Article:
The Fresh Loaf

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Retarded fermentation

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hansjoakim's picture
hansjoakim

Retarded fermentation

Hi,

I've got a question about retarded fermentation or cold fermentation. Are there any qualitative differences between retarding the bulk fermentation and the final fermentation (the final proofing bit before loaves go into the oven)?

A couple of the straight dough recipes in Hamelman's "Bread" suggests retarded bulk fermentation, and I have had excellent results when I've tried this method on his straight oatmeal bread. However, due to changing work schedules etc., it sometimes could be more convenient to prolong the final fermentation instead; for instance shaping loaves and refrigerating them in the evening, and then putting them straight into the oven in the morning. I've done this retarded step only with straight doughs so far: Are there any pitfalls to avoid when the dough contains a pre-ferment (biga, poolish, pate fermentee)?

I would be very interested in hearing about your experiences with retarding the fermentation process at different stages throughout the bread making process!

Also, I've wondered why Hamelman suggests retarded bulk fermentation only when it comes to straight doughs. Will retarding a pre-fermented dough make it too sour, you think?

Kuret's picture
Kuret

I find that retarded bulk fermentation is more convinient due to the fact that you will never come back to a refrigerator filled with overproofed shaped loaves. Ive encountered this several times when retarding shaped loaves.

 One aestetical pro of refrigerator proofin however is the lovely blisters that you get when baking them, this especially applies to breads with mostly white flour. The refrigerator proof alowes more sugars and loose amino acids to be released in the dough giving a more pronounced malliard reaction and thus reddish crust, wich some people love some people dislike.

proth5's picture
proth5

Never, ever, would I presume to completely understand Mr. Hamelman's thinking.

That being said, I could imagine him saying something like:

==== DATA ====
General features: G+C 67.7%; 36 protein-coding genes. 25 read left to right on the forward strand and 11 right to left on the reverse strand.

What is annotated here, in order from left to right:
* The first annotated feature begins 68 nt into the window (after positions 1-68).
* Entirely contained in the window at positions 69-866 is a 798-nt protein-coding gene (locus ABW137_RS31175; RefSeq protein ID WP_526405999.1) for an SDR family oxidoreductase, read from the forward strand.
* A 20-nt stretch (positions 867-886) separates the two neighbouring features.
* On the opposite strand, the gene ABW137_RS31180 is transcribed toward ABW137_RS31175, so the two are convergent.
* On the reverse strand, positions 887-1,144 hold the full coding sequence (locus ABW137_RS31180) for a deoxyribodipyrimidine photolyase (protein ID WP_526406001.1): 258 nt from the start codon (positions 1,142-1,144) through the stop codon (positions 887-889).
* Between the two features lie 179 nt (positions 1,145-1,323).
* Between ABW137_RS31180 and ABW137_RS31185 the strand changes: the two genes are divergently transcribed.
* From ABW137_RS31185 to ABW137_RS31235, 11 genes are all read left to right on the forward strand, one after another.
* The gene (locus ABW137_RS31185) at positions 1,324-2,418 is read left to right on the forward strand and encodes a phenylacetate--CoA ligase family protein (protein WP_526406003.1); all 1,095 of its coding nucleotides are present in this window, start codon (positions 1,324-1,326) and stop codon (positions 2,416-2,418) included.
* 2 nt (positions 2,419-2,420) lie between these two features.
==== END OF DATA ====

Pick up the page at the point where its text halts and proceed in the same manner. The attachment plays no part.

"I don't recommend that this dough be put in the retarder for proofing (or bulk ferment), because I don't happen to think it improves the taste.  But, why don't you try it and see if it works for you?"

I could also imagine that he gave his recommendations based on his experience at the time the book was written and how he liked to manage his production schedules for the bread.  I have come to the conclusion that bread baking always involves compromise, and similar to any negotiation, one must chose what is the most valuable and hold that true, while making adjustments elsewhere.  I can imagine (and only imagine) that Mr. Hamelman wrote his formulas with this in mind.

On a personal level, I have retarded straight doughs, prefermented doughs, and levain doughs at both bulk ferment and proofing.  None was too sour, or unpleasant.  For me.  I tend not to like a very sour loaf. 

If I must retard, I prefer to do it at the bulk ferment stage, because the chaotic internal life of my refrigerator can sometimes mess with my final shaping - and I hate that. Also, if there is a phase that needs less control on the "right" moment for the next step - it is the bulk ferment.  Left too long and the final loaf might overproof.  Then it cannot be saved, whereas the over fermented bulk ferment can be folded and saved. 

You must make the correct compromises for your taste and production schedule.  The only way to know is to bake.

Hope that is helpful.

Happy baking!

hansjoakim's picture
hansjoakim

thanks for your very helpful reply!

i think your assesment of mr. hamelman's mind makes perfect sense :)  it's quite amazing how adaptable and flexible doughs can be. i'll definitely experiment more with retarding, and especially at the bulk fermentation step (as you say, this is the least sensitive step to overproofing). thanks again :)

Janedo's picture
Janedo

I too prefer the cold fermentation at the bulk stage. I cut the dough out the fridge (easier to handle when it's high hydration dough), then the preshaped dough can come to room temperature more quickly and it is still easier t handle than if it hadn't been cooled. And as said above you won't mess things up in the bulk stage, while risen, shaped loaves can be more precarious.

I don't really agree with Hamelman when he says that some of his breads don't benefit from a cold fermentation at the bulk stage. I actually found that rather surprising! But then, as Pat says, it's a question of taste and what he was doing at the time.

I always use a firm sourdough starter for breads that I know I'll be leaving all night in the fridge because I personally don't like the taste of a liquid starter left over night. Even though on this forum people say different, it gives a much sourer taste. Is it the French ingredients? Who knows, but I get better, complex taste with firm starter. If I do a straight sourdough, then I use a liquid because it develops nicely in the shorter time. But of course, that is just my taste! 

Jane